That’s history for you. Vital today, heroic tomorrow, then reunions the next week, and the mists of time after that. Before too long, the original media turns digital or dust.

This footage is the Wikipedia of newsreels, and there’s a heck of a downshift in the final quarter of the footage.

Pershing died in ’48. I bet his name gets mentioned a few times in this book, though. So far, it’s one you want to keep getting back to, eager to see who you’ll meet next.

I wonder how much of it I’ll read tonight.

Apr 22

One more day of looking back

There is great virtue in this capacity we have to remember things. It is probably a byproduct of the ability to learn things. And communication, verbal and otherwise, easily comes from there. It’s not enough to have the experience of a predator scaring you or harming you or getting in the thick of things. You have to learn he’s a predator, and remember that for the next time, and so on. There’s a lot of learning required in that phrase, and so on. So you keep accumulating knowledge. Then, it seems wise to pass it along to the family clutch and beyond.

We just keep accumulating and sharing knowledge and, over time, that’s how institutions are made. You can’t have habits and cultural institutions without memories, after all. That, and reasoning, is how we got smarter: Don’t eat that, because Grog did, and then he doubled over and died. Then Jork did, too. After Arussa got sick, we noticed a pattern. So don’t eat that.

Memories are like that, but they have limitations. You simply can’t live in them. Life is for moving forward.

He said, while inviting you to briefly rehash the day, revisit last month, and consider books written about events in previous centuries.

One of those days where I had to leave one studio to go to another studio, to go back to the first studio.

Then I did that thing where one meeting ran long and into another meeting and so on, for a while. And then back to the studio for this or that, and more meetings.

The only thing missing was a high volume of email.

I’ve gotten four-weeks of blog content out of our Cozumel vacation, let’s wrap this up with one more miniature photo-dump. This is not a food blog, of course, because food photography is harder than it looks. But eating in Cozumel was amazing. I’ve been thinking about the tacos and sopas every day since we left.

Those both came from this place, which we sadly only visited once.

Just down from our condo rental there was a roadside shack that more or may not have been a gimmick for the gringos, but it was delicious. We ate lunch there three times. None of that is pictured, since it was a bit of a quick hit-and-run thing between dives. The sopas were incredible. We also visited a few other small holes in the wall, and one nice tourist restaurant that was good, until it wasn’t.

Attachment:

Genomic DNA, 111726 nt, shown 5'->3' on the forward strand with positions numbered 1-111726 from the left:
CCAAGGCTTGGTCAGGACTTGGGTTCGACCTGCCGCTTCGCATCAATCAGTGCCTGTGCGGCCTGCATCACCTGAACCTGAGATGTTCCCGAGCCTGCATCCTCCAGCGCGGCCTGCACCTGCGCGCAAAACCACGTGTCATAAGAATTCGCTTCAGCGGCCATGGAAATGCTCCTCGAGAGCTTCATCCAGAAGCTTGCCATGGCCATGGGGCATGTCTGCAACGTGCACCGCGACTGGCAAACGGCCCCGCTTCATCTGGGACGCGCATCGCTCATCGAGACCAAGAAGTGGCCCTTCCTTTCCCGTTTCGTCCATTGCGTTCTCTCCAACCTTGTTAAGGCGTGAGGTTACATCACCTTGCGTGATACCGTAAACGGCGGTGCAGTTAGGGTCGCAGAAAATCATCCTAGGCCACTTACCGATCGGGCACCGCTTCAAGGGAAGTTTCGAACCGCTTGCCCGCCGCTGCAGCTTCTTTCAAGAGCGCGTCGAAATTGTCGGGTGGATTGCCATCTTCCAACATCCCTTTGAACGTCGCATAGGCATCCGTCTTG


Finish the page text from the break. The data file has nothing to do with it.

I have a “friend” who was at a baseball game on a beautiful spring day and, thinking he’d rub it in that he was somewhere I’d rather be, and that I was in Bloomington, he sent me a photo. But I just happened to be standing right here at the time …

… and, for once, I won the point. And all I had to go was visit a tropical destination.

One more view, a little closer to the beach.

Let’s catch up on some books, before I forget to remember once again. I wrapped this book up sometime last week. It’s a collection of essays, written by academic historians, discussing lesser known people involved with varying aspects of the American Revolution. Most of the subjects I’ve never read about, so this was an insightful read all the way through. And it answers the question “What would I have been in that period of history?”

I’m reasonably well-read and educated, here, but there? I’d probably have been stuck in a life as a farmer or leatherworker, without a lot of opportunity for upward mobility. It’s a classist society after all, the 18th century. You’ll revisit that a lot here.

Alas, the more things change, the more they stay the same.

That’s a good book. Deeper than a Wikipedia entry, not as intense as a monograph, and it covers a lot of different types of people in several places in one important period.

I read this one this week.

This is a curated collection of recollections of the Allied liberation of western France. You normally see this from the American or, perhaps, the Canadian or British perspective. This is about the locals. Roberts, herself an esteemed historian at the University of Wisconsin weaves it all together, but the meat of the book is the collection of interviews she’s assembled. Most of these memories are compiled from people who were children, or young adults, in the 1940s, and many of them have the softened glaze of time. So they’re precious and valuable. And, like any memory, they are distinct right up to the point where they aren’t. Plus, I don’t know if you knew this, there was a war going on around them. So there’s that, too. As always, you want more, until you get enough. And when you’ve had enough you might realize this was too much of that one thing. But what about this other? Memories are like that, too.

Feb 22

The downhill of Wednesday

Another day hanging out with the great Ernie Pyle. I wonder what he’d say to me today, if he could.

He’d say “I’m almost 122 years old. What do you want from me? And why are you hanging around this statue anyway? Maybe you could go write something.”

The joke is on him. I’m mostly editing today.

I had to give a tour today, actually, and I walked our guest by the little display of Ernie Pyle artifacts, which is when I always say he grew up in a small place about 80 miles to the west. His dad was a tenant farmer there, and the town of Dana was bigger then (population 893) than it is today (population 570).